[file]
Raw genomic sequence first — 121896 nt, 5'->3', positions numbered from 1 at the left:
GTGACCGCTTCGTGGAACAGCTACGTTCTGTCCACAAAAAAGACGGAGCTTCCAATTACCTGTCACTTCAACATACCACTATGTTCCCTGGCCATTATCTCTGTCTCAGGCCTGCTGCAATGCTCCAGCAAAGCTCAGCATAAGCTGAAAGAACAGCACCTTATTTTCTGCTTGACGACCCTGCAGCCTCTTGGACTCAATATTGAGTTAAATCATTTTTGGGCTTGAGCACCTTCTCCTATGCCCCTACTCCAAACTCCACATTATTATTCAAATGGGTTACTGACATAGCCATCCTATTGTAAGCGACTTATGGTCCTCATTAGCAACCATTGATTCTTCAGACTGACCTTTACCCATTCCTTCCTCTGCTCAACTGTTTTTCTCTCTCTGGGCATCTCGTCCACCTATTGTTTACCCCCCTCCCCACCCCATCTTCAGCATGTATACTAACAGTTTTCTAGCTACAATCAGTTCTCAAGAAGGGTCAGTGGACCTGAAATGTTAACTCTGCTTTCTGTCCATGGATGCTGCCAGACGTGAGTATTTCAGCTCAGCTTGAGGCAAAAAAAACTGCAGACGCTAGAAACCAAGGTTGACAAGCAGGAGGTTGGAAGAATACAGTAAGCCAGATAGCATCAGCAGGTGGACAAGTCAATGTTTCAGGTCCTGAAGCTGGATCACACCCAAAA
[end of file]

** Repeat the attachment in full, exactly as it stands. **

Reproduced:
Raw genomic sequence first — 121896 nt, 5'->3', positions numbered from 1 at the left:
GTGACCGCTTCGTGGAACAGCTACGTTCTGTCCACAAAAAAGACGGAGCTTCCAATTACCTGTCACTTCAACATACCACTATGTTCCCTGGCCATTATCTCTGTCTCAGGCCTGCTGCAATGCTCCAGCAAAGCTCAGCATAAGCTGAAAGAACAGCACCTTATTTTCTGCTTGACGACCCTGCAGCCTCTTGGACTCAATATTGAGTTAAATCATTTTTGGGCTTGAGCACCTTCTCCTATGCCCCTACTCCAAACTCCACATTATTATTCAAATGGGTTACTGACATAGCCATCCTATTGTAAGCGACTTATGGTCCTCATTAGCAACCATTGATTCTTCAGACTGACCTTTACCCATTCCTTCCTCTGCTCAACTGTTTTTCTCTCTCTGGGCATCTCGTCCACCTATTGTTTACCCCCCTCCCCACCCCATCTTCAGCATGTATACTAACAGTTTTCTAGCTACAATCAGTTCTCAAGAAGGGTCAGTGGACCTGAAATGTTAACTCTGCTTTCTGTCCATGGATGCTGCCAGACGTGAGTATTTCAGCTCAGCTTGAGGCAAAAAAAACTGCAGACGCTAGAAACCAAGGTTGACAAGCAGGAGGTTGGAAGAATACAGTAAGCCAGATAGCATCAGCAGGTGGACAAGTCAATGTTTCAGGTCCTGAAGCTGGATCACACCCAAAA